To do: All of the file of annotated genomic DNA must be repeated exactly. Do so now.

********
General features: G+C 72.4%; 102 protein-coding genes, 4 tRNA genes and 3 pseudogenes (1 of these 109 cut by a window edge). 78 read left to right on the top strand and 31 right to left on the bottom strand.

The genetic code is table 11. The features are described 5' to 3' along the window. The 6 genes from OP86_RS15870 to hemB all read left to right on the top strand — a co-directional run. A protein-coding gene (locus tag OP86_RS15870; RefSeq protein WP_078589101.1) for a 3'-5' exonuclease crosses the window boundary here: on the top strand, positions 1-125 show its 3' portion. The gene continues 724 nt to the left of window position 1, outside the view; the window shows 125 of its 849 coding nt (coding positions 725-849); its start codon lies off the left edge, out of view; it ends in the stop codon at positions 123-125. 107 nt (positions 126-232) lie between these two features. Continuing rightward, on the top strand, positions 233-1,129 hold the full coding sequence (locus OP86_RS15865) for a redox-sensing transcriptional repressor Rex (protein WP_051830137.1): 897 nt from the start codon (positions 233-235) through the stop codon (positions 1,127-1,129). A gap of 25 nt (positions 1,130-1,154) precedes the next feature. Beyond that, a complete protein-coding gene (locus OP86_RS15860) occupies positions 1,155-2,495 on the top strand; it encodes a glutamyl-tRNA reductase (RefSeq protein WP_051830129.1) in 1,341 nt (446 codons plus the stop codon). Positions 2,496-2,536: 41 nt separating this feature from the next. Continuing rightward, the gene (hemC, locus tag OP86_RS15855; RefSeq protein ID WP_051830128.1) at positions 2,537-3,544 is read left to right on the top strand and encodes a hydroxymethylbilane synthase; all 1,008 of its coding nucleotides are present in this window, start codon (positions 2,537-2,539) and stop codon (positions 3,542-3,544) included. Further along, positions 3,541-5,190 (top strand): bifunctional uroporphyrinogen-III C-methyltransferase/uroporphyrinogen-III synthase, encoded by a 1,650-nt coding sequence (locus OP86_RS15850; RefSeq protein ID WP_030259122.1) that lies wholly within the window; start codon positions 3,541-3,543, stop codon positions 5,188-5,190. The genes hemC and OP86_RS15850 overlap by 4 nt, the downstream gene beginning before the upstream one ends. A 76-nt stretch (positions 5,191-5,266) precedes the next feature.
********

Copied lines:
General features: G+C 72.4%; 102 protein-coding genes, 4 tRNA genes and 3 pseudogenes (1 of these 109 cut by a window edge). 78 read left to right on the top strand and 31 right to left on the bottom strand.

The genetic code is table 11. The features are described 5' to 3' along the window. The 6 genes from OP86_RS15870 to hemB all read left to right on the top strand — a co-directional run. A protein-coding gene (locus tag OP86_RS15870; RefSeq protein WP_078589101.1) for a 3'-5' exonuclease crosses the window boundary here: on the top strand, positions 1-125 show its 3' portion. The gene continues 724 nt to the left of window position 1, outside the view; the window shows 125 of its 849 coding nt (coding positions 725-849); its start codon lies off the left edge, out of view; it ends in the stop codon at positions 123-125. 107 nt (positions 126-232) lie between these two features. Continuing rightward, on the top strand, positions 233-1,129 hold the full coding sequence (locus OP86_RS15865) for a redox-sensing transcriptional repressor Rex (protein WP_051830137.1): 897 nt from the start codon (positions 233-235) through the stop codon (positions 1,127-1,129). A gap of 25 nt (positions 1,130-1,154) precedes the next feature. Beyond that, a complete protein-coding gene (locus OP86_RS15860) occupies positions 1,155-2,495 on the top strand; it encodes a glutamyl-tRNA reductase (RefSeq protein WP_051830129.1) in 1,341 nt (446 codons plus the stop codon). Positions 2,496-2,536: 41 nt separating this feature from the next. Continuing rightward, the gene (hemC, locus tag OP86_RS15855; RefSeq protein ID WP_051830128.1) at positions 2,537-3,544 is read left to right on the top strand and encodes a hydroxymethylbilane synthase; all 1,008 of its coding nucleotides are present in this window, start codon (positions 2,537-2,539) and stop codon (positions 3,542-3,544) included. Further along, positions 3,541-5,190 (top strand): bifunctional uroporphyrinogen-III C-methyltransferase/uroporphyrinogen-III synthase, encoded by a 1,650-nt coding sequence (locus OP86_RS15850; RefSeq protein ID WP_030259122.1) that lies wholly within the window; start codon positions 3,541-3,543, stop codon positions 5,188-5,190. The genes hemC and OP86_RS15850 overlap by 4 nt, the downstream gene beginning before the upstream one ends. A 76-nt stretch (positions 5,191-5,266) precedes the next feature.